Writing Data Commentary
Which opening statement do you prefer?
- Data commentary with strong claims are attractive to readers.
- Data commentary with strong claims can be attractive to readers.
- It could be concluded that some data commentary with strong claims tend to be attractive to readers.
All three statements are grammatically correct, but statement 1 is more debatable because it’s an overgeneralization. Statement 3, on the other hand, uses words and phrases to excessively weaken the generalization. This act of using weakening words and phrases to show caution is called hedging.
Hedging has two effects when used in a data commentary:
- It modifies the meaning of a sentence. Including words like “generally” or “may” introduces probability into a statement. Other words limit the scope of a statement.
- It gives the reader insight into the writer’s position. Using verbs like “support” instead of “validate” shows the writer is not overcommitted to or confident in a statement.
4 ways to hedge (weaken) statements
1. Reduce likelihood
Reduce likelihood by including a modal before the main verb or by including a phrase before the sentence.
Using hedges can distract readers.
Using hedges may distract readers.
It is likely that using hedges distracts readers.
There is a strong possibility that using hedges distracts readers.
It is clear that . . .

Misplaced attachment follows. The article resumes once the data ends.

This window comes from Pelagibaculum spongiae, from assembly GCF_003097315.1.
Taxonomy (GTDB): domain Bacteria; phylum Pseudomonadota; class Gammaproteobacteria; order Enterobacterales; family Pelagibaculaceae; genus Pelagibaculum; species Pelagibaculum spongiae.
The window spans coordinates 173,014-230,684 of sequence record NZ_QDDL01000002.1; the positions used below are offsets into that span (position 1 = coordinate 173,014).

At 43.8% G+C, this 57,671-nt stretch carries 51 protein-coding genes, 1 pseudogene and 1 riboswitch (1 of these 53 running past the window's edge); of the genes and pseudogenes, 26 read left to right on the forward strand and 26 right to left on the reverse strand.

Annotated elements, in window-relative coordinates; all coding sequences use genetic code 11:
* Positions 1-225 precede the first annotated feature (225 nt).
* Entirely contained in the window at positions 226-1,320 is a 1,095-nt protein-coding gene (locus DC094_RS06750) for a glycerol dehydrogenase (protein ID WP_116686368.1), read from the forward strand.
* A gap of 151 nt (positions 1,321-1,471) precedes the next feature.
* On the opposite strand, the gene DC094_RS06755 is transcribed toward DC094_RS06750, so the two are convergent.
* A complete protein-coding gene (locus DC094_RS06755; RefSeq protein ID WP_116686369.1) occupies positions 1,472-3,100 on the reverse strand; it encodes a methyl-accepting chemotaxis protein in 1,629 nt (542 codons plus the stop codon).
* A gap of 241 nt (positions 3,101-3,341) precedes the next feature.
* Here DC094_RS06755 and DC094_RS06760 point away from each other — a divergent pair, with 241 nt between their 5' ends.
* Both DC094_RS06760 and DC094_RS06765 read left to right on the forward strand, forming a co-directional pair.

There is a strong possibility that . . .
It is likely that . . .
It is possible that . . .
2. Soften generalizations
Soften generalizations by limiting who/what is included in the topic or by limiting the frequency of the action.
Most researchers use hedges when discussing a study’s limitations.
Researchers generally use hedges when discussing a study’s limitations.
Researchers tend to use hedges when discussing a study’s limitations.
With the exception of some fields, researchers use hedges when discussing a study’s limitations.
a majority of
generally / typically
3. Use weaker verbs
Find weaker verbs by checking for synonyms in a learner’s dictionary or published papers and noting how these verbs alter the meaning in sentences.
The analysis indicates differences between the two populations.
The analysis establishes differences between the two populations.
These differences contributed to the variations in the results.
These differences caused the variations in the results.
4. Combine hedging methods
Any of the previous three ways can be combined to further weaken a statement and still be grammatical. Check publications in your field (especially in the data commentary sections) to see how common writers hedge statements.
The analysis appears to indicate differences between the two populations.
These differences may have contributed to the variations in the results.
Swales, J. M., & Feak, C. B. (2012). Academic writing for graduate students: Essential tasks and skills (3rd ed.). Ann Arbor, MI: University of Michigan Press.
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